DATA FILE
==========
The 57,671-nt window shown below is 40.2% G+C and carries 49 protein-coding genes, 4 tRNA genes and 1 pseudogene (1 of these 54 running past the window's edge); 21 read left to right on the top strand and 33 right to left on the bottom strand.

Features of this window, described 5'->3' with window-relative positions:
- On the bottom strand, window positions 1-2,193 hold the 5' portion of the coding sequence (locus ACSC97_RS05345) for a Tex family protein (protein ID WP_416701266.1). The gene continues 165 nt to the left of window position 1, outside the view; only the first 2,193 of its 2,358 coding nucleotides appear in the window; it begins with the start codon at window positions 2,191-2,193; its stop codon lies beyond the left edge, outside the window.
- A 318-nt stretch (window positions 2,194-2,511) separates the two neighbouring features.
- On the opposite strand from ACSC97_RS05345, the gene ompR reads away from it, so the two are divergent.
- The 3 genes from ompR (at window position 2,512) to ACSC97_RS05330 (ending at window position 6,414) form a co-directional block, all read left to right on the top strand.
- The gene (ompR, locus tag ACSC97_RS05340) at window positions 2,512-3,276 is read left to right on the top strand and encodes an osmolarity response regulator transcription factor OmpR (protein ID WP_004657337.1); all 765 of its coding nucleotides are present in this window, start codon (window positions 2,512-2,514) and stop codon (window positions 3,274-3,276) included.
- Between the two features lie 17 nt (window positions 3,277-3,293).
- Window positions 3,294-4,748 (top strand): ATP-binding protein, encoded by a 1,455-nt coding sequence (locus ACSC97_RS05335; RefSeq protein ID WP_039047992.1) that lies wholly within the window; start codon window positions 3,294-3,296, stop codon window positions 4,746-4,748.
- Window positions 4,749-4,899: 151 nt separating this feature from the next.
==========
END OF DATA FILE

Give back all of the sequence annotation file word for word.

The 57,671-nt window shown below is 40.2% G+C and carries 49 protein-coding genes, 4 tRNA genes and 1 pseudogene (1 of these 54 running past the window's edge); 21 read left to right on the top strand and 33 right to left on the bottom strand.

Features of this window, described 5'->3' with window-relative positions:
- On the bottom strand, window positions 1-2,193 hold the 5' portion of the coding sequence (locus ACSC97_RS05345) for a Tex family protein (protein ID WP_416701266.1). The gene continues 165 nt to the left of window position 1, outside the view; only the first 2,193 of its 2,358 coding nucleotides appear in the window; it begins with the start codon at window positions 2,191-2,193; its stop codon lies beyond the left edge, outside the window.
- A 318-nt stretch (window positions 2,194-2,511) separates the two neighbouring features.
- On the opposite strand from ACSC97_RS05345, the gene ompR reads away from it, so the two are divergent.
- The 3 genes from ompR (at window position 2,512) to ACSC97_RS05330 (ending at window position 6,414) form a co-directional block, all read left to right on the top strand.
- The gene (ompR, locus tag ACSC97_RS05340) at window positions 2,512-3,276 is read left to right on the top strand and encodes an osmolarity response regulator transcription factor OmpR (protein ID WP_004657337.1); all 765 of its coding nucleotides are present in this window, start codon (window positions 2,512-2,514) and stop codon (window positions 3,274-3,276) included.
- Between the two features lie 17 nt (window positions 3,277-3,293).
- Window positions 3,294-4,748 (top strand): ATP-binding protein, encoded by a 1,455-nt coding sequence (locus ACSC97_RS05335; RefSeq protein ID WP_039047992.1) that lies wholly within the window; start codon window positions 3,294-3,296, stop codon window positions 4,746-4,748.
- Window positions 4,749-4,899: 151 nt separating this feature from the next.